Widows applying for social security disability may not be maximizing their social security benefits

social security disability formMany baby-boomers are nearing retirement age and are faced with difficult decisions regarding whether or not to claim their social security benefits before they reach full retirement age. In many cases, they have health problems and disabilities that increasingly limit their ability to work. In some cases working itself creates a substantial risk to their health. Because of these difficulties, many turn to social security early.

However, when making this decision it is important that widows carefully consider their options. A recent audit of social security highlights why this is so important. CBS News reports that Social Security failed to notify widows who were applying for their own social security retirement that they had the option to delay taking their retirement and only claiming the survivor benefits they are eligible for as a widow.

Why is it so important to delay taking your retirement?

If you claim your social security retirement early (between 62 and 65), you will be penalized up to 30% of your monthly benefit. So for example, if you were eligible for $2000 per month in retirement at the age of 65, your benefit could be reduced as low as $1600 per month by taking it early. Furthermore, between the age of 65 and 70, your benefit increases by 8% each year you delay claiming it. For example, if you were eligible for $2000 at 65 you could be eligible for well over $2500 if you delay claiming your benefits by only a few years.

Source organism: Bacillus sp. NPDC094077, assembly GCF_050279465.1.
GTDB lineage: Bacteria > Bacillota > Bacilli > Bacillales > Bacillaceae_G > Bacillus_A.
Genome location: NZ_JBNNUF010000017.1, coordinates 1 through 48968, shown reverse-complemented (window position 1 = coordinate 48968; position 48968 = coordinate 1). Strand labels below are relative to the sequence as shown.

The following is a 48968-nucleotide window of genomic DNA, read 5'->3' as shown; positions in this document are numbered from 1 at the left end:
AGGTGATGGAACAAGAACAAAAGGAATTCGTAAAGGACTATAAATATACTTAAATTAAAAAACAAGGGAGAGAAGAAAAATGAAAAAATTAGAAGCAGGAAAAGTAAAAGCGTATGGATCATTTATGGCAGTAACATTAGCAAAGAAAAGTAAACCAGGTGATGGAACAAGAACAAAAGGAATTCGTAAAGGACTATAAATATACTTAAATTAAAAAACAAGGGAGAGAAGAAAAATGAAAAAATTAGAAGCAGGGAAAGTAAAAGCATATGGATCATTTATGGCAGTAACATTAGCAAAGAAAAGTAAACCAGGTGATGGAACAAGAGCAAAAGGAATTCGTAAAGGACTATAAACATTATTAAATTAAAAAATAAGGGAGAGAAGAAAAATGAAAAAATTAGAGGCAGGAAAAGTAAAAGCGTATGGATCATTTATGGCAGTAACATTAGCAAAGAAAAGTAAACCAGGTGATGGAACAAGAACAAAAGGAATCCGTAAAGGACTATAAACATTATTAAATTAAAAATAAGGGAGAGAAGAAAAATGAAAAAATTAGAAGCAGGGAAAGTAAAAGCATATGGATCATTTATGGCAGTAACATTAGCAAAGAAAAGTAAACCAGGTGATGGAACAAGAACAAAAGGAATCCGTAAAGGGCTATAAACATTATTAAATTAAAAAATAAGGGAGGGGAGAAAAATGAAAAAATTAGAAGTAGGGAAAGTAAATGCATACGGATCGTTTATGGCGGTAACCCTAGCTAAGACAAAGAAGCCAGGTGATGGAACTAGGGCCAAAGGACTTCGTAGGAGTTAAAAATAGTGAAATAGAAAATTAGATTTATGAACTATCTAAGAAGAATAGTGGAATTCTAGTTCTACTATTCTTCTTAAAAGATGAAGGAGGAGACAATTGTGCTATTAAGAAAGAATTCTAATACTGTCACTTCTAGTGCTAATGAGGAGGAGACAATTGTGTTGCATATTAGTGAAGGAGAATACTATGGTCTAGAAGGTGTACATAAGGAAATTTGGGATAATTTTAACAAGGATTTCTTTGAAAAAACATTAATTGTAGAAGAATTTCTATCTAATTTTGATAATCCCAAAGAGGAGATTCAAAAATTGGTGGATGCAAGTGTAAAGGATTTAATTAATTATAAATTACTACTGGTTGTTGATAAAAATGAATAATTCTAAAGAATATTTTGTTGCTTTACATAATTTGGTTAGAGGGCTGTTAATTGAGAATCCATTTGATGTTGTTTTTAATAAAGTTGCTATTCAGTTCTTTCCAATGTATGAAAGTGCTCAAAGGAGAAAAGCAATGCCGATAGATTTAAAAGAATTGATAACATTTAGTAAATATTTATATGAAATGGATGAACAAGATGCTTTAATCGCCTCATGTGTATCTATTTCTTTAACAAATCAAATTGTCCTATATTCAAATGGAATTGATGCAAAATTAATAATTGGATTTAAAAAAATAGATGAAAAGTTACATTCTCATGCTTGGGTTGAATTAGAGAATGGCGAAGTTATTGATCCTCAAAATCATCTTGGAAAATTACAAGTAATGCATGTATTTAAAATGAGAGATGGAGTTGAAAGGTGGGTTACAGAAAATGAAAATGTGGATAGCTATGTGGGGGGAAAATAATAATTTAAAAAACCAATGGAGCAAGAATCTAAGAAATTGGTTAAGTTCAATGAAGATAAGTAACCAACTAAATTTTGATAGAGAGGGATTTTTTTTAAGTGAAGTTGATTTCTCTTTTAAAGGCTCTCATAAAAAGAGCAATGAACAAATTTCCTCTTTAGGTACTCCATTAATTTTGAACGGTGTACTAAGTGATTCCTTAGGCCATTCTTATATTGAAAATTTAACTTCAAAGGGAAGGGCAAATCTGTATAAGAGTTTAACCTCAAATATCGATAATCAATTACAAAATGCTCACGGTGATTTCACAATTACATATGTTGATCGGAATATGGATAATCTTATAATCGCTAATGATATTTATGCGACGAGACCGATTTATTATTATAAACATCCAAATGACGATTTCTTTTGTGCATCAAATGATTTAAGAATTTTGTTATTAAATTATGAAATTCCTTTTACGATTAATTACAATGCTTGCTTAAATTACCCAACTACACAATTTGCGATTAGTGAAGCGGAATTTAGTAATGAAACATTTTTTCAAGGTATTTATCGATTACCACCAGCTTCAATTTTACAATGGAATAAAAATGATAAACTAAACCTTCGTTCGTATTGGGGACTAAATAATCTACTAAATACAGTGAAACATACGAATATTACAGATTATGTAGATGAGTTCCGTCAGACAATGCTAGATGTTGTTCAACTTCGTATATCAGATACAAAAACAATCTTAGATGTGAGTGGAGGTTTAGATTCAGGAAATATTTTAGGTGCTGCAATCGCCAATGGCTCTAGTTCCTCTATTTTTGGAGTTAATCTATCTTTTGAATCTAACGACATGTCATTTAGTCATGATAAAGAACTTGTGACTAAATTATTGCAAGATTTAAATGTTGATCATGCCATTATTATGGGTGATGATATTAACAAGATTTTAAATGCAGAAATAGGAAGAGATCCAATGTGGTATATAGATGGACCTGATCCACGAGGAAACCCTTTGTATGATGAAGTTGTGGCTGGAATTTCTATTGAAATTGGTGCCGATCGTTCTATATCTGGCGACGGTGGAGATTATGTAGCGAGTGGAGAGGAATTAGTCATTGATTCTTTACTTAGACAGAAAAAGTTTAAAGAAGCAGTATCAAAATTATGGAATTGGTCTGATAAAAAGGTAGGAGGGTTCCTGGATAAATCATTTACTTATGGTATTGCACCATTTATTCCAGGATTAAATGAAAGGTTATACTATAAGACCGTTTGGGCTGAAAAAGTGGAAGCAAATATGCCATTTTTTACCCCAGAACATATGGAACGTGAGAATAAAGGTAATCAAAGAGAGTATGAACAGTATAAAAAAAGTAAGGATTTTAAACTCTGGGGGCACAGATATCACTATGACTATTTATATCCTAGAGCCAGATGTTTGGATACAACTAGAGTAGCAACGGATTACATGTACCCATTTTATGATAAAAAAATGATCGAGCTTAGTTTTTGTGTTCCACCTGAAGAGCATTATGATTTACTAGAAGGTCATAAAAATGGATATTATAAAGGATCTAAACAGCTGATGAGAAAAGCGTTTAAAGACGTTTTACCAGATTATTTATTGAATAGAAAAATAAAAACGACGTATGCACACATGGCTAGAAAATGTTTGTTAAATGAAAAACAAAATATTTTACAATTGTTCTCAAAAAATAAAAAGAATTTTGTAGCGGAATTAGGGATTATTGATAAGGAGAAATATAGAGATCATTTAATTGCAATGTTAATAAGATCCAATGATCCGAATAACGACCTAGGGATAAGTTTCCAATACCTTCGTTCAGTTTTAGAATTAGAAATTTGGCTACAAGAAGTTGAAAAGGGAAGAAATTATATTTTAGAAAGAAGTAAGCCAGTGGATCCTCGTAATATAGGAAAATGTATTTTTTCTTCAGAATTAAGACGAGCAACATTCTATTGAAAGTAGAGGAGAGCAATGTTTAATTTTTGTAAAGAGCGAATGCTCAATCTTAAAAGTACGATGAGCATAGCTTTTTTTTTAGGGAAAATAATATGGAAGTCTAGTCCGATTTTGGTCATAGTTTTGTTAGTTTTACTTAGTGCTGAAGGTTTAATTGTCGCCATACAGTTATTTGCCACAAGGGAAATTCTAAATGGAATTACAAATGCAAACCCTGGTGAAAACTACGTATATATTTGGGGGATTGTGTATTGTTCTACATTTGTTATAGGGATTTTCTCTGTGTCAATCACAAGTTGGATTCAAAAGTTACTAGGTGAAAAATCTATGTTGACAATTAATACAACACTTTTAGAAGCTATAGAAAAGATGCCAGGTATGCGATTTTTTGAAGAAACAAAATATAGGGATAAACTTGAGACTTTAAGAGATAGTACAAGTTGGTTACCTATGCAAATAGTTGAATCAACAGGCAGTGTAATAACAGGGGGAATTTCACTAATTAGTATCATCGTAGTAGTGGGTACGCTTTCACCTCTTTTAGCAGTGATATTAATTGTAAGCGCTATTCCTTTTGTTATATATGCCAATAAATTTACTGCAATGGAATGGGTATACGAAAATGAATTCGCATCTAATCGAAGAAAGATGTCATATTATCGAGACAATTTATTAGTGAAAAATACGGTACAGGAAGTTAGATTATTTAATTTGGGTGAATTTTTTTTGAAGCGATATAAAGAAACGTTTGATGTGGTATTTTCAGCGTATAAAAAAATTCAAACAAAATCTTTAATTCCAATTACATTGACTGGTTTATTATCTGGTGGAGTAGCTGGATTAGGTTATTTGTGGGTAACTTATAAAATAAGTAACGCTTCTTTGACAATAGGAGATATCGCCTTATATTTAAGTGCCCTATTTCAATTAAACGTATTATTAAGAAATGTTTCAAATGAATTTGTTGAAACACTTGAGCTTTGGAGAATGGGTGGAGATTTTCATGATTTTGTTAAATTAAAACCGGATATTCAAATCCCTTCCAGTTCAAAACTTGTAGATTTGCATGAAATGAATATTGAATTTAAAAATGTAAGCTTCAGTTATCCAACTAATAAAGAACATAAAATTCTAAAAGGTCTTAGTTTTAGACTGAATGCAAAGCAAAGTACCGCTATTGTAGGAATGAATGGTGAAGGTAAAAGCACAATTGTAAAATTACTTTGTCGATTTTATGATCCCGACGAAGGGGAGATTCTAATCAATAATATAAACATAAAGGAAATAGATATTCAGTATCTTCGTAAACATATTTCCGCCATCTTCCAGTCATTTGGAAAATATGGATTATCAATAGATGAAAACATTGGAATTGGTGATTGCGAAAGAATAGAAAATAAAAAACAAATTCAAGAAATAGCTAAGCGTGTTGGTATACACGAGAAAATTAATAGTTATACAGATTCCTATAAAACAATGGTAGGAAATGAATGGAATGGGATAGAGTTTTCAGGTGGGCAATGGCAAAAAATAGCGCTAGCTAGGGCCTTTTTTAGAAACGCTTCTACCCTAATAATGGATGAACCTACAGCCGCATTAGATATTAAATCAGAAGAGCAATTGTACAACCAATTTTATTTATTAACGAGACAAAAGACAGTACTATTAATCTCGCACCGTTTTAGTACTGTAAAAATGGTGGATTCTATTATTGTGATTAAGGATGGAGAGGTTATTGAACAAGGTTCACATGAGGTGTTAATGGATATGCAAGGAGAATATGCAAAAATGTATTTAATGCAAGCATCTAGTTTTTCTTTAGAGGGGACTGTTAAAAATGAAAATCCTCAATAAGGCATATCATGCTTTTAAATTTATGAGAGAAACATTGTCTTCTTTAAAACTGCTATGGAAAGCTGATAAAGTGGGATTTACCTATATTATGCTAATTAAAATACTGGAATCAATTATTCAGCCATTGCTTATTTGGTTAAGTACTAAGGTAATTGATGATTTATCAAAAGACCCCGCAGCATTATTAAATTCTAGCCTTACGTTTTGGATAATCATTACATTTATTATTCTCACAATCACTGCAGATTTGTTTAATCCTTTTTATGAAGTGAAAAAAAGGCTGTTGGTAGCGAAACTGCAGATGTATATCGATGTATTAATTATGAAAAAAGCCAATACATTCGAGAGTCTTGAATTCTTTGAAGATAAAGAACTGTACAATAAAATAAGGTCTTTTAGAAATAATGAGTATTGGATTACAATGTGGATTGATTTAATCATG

What other options do widows have?

Widows have two fantastic options to prevent them from being penalized before the age of 65. First, widows are often eligible for a survivor benefit. They can often take this benefit before the age of 65 without any penalty. By doing so they allow their regular retirement to grow while they manage with the survivor benefits. Widows also have the option of applying for disability benefits, which will also effectively remove the penalty of claiming their own retirement early.

What should I do?

After reading the CBS article, it should be clear that you should be very cautious to rely on Social Security to protect your interests. We recommend you verify any information given to you by a social security employee. Also, if you are between the age of 50 and 65 and a widow it is helpful to speak to an experienced disability lawyer who can carefully review your situation and help you understand what options you have within Social Security. Social Security Disability regulations are very complex with respect to widow’s benefits, you need to speak to an attorney with experience practicing disability law. If you have additional questions we offer free in-person consultations with experienced San Antonio disability lawyers.